Personal Finance Philosophies
It can happen to you. Job loss, divorce, a string of disastrous investments, succumbing to your emotional flaws, being a victim of fraud, getting hit by a risk you didn’t see coming – to people in good financial shape these tend to be viewed as things that happen “to other people.” But they can happen to you. And given enough time, at least one likely will. Some are more susceptible than others, but no one is exempt from being humbled.
Save like a pessimist and invest like an optimist. They’re different skills that can contradict each other. But you need both to build wealth over time. Survive the short run to enjoy the fruits of the long run.
No one is as impressed with your possessions as much as you are. It’s easy to overestimate the social signaling benefits of having nice stuff. The quirk is that people who see your nice stuff spend more time imagining themselves with your stuff than they do admiring you for having that nice stuff. I like nice stuff. But I try to only want it when it’s comfortable, convenient, efficient, or delicious, rather than fooling myself into imagining it’ll bring some higher level of importance.
Managing lifestyle can have the same impact on your net worth as increasing returns. And it’s easier more in your control. Wealth is just the gap between what you have and what you spend/want. It’s a two-sided equation, but the “MORE” side gets 99% of the attention. There are investors who work 80 hours a week to add 10 basis points to their returns when there are two or three full percentage points of dumb lifestyle bloat in their finances that can be exploited with way less effort. A Taleb quote I love: “He did not depend on the bull market, and, accordingly, does not have to worry about a bear market at all.”
Extreme adherence to an investment strategy is dangerous in a world that changes all the time, so an important question to ask when things aren’t working whether you’re being patient or stubborn.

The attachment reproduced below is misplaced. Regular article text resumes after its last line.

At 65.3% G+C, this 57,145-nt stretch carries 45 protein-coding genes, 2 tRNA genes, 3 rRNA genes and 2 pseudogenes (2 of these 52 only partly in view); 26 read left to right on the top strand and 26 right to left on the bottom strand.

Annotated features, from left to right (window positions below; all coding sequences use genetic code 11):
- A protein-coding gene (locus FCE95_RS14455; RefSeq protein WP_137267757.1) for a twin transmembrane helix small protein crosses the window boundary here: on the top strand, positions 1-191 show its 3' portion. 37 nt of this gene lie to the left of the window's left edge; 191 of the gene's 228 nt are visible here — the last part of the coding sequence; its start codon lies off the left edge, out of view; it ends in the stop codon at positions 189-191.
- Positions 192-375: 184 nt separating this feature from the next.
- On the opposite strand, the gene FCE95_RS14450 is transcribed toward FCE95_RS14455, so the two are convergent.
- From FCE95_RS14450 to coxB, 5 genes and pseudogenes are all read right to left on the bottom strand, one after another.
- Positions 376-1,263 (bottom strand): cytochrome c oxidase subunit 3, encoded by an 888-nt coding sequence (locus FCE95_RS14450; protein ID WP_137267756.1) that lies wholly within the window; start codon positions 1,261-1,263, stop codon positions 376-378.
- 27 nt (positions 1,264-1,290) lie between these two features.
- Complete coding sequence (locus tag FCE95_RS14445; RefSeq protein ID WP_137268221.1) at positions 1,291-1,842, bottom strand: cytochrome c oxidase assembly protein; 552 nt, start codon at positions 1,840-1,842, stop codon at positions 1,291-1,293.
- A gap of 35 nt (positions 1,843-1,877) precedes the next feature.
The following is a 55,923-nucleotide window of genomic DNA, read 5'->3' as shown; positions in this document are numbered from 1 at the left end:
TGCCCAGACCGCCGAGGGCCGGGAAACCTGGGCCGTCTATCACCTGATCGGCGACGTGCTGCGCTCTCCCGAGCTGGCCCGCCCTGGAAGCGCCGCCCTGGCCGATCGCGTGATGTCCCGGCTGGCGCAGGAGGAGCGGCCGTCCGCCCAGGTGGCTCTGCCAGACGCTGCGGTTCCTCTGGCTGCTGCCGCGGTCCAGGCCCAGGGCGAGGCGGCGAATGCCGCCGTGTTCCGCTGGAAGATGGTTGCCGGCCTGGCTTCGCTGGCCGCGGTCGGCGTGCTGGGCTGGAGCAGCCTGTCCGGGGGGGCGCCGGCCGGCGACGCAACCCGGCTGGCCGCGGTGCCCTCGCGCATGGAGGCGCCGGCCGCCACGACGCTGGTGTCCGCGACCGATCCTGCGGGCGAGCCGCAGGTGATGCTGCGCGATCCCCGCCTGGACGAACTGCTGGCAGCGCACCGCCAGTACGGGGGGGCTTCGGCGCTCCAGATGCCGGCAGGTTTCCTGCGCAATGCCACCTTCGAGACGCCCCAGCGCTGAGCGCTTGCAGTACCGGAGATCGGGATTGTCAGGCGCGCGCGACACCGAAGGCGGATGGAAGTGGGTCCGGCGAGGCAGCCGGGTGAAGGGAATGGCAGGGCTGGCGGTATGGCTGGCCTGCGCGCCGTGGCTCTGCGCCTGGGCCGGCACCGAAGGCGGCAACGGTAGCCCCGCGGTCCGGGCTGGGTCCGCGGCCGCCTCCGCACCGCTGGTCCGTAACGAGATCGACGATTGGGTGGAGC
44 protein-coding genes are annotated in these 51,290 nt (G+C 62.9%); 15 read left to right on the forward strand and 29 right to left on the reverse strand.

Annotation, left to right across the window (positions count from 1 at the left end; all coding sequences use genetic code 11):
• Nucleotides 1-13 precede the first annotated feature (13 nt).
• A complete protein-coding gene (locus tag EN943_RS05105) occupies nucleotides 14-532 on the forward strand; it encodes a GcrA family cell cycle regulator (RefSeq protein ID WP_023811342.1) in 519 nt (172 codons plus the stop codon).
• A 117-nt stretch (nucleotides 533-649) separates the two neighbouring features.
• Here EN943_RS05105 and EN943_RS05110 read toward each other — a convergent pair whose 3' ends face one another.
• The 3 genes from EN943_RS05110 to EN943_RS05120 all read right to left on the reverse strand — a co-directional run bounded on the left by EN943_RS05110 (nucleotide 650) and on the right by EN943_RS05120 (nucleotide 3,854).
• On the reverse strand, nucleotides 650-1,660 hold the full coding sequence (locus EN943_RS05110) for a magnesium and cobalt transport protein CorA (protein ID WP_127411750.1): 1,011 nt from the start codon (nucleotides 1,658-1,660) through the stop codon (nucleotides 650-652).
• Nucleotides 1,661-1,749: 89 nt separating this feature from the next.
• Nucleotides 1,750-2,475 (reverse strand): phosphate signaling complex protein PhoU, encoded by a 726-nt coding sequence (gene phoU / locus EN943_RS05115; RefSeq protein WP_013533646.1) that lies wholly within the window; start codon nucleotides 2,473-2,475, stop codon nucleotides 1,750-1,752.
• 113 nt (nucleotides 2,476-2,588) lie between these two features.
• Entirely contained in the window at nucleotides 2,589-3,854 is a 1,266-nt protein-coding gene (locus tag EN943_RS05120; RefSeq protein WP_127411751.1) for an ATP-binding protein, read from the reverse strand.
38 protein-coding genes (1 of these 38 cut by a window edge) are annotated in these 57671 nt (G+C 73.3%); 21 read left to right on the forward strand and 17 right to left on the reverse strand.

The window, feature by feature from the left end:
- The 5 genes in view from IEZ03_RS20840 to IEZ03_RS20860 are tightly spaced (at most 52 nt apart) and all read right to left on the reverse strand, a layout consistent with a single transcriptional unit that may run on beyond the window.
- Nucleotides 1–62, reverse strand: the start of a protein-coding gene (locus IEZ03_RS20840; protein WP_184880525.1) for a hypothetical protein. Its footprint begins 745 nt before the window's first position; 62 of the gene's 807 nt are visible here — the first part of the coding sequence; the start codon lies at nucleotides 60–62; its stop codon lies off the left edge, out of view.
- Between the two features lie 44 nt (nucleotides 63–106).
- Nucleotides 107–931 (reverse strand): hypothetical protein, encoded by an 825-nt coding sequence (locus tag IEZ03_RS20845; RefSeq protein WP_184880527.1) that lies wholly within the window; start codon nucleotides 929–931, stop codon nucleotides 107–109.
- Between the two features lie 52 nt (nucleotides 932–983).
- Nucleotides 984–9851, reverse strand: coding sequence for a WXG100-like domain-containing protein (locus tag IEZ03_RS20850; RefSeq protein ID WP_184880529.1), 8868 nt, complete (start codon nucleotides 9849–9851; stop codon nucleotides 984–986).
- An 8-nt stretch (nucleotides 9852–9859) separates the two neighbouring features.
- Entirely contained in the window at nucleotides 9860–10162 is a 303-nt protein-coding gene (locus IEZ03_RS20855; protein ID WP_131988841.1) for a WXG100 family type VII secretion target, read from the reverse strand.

I value independence more than anything else in finance. Doing what you want, when you want, with whom you want, for as long as you want, is the most incredible thing money offers that too often goes overlooked. Viewing every additional dollar of wealth as “Haha, there’s a little bit more independence and a part of my future I now own” is a fun way to think about it.
Most financial mistakes come when you try to force things to happen faster than is required. Compounding doesn’t like when you try to use a cheat code.
Embrace and accept your flaws and build a financial plan around them, rather than assuming you can alter your susceptibility to dopamine and cortisol by reading a blog post.
The best way to teach your kids about money is to make them feel the power of its scarcity. So I get nervous around big allowances and parents who always say “yes.” Making sure your kids understand the scarcity of money teaches them the difference between necessary and desirable. It’ll force them to budget. It’ll make them learn to enjoy what they have and fix what’s broken. These are essential survival skills.
Investing ability is unproven until it’s survived a disaster. So be careful when identifying skill, whether your own or others’.
There are few universally right answers. Just lots of shades of gray that work for people’s unique personalities and situations. A lot of finance arguments happen when people get upset after realizing that not everyone has, or wants, the same life as you.